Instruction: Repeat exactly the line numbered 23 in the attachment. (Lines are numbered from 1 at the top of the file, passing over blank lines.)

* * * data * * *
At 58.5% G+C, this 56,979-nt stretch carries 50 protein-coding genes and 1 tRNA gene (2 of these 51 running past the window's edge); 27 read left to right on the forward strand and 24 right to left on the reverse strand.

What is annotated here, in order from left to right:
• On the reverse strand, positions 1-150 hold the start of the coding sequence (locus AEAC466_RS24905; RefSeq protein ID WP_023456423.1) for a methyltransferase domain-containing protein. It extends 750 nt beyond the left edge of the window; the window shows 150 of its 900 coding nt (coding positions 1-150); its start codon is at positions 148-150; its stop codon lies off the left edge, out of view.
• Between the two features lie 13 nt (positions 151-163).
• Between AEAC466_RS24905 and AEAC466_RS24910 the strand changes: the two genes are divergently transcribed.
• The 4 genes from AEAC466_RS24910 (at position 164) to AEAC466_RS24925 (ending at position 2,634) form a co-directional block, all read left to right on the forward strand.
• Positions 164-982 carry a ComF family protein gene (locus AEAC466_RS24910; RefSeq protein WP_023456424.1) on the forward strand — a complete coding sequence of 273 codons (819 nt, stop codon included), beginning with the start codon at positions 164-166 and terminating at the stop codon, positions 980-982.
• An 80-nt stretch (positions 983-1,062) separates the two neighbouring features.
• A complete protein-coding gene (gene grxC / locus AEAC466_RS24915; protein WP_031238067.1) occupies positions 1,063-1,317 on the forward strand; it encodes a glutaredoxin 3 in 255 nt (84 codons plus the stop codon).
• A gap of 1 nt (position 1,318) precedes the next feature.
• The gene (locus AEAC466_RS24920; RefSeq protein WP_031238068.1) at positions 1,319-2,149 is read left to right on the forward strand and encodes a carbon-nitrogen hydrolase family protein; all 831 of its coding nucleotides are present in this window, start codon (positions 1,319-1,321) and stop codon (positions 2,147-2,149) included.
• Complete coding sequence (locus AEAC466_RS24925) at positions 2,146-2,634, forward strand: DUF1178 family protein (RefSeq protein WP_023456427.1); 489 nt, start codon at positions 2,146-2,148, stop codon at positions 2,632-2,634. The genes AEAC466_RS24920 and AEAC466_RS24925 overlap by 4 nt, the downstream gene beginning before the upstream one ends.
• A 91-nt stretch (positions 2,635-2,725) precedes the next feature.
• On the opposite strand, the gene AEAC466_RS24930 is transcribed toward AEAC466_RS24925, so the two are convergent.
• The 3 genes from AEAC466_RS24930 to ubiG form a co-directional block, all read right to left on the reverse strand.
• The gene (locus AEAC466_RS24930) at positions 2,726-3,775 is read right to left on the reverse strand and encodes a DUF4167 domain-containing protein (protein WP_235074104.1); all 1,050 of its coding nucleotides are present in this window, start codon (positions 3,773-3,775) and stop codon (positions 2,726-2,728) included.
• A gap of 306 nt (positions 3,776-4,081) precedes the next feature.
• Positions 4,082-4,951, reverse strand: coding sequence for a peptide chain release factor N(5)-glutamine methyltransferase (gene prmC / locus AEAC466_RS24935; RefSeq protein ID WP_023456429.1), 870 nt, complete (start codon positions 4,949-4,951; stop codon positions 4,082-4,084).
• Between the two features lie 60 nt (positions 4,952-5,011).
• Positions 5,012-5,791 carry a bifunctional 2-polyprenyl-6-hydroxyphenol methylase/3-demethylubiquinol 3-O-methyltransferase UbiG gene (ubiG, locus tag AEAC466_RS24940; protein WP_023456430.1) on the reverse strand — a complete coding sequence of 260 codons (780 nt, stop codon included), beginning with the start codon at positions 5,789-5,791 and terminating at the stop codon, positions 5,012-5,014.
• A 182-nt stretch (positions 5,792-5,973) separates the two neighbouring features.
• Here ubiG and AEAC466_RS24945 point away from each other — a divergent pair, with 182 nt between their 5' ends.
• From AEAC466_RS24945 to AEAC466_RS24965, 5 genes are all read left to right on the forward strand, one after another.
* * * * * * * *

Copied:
• From AEAC466_RS24945 to AEAC466_RS24965, 5 genes are all read left to right on the forward strand, one after another.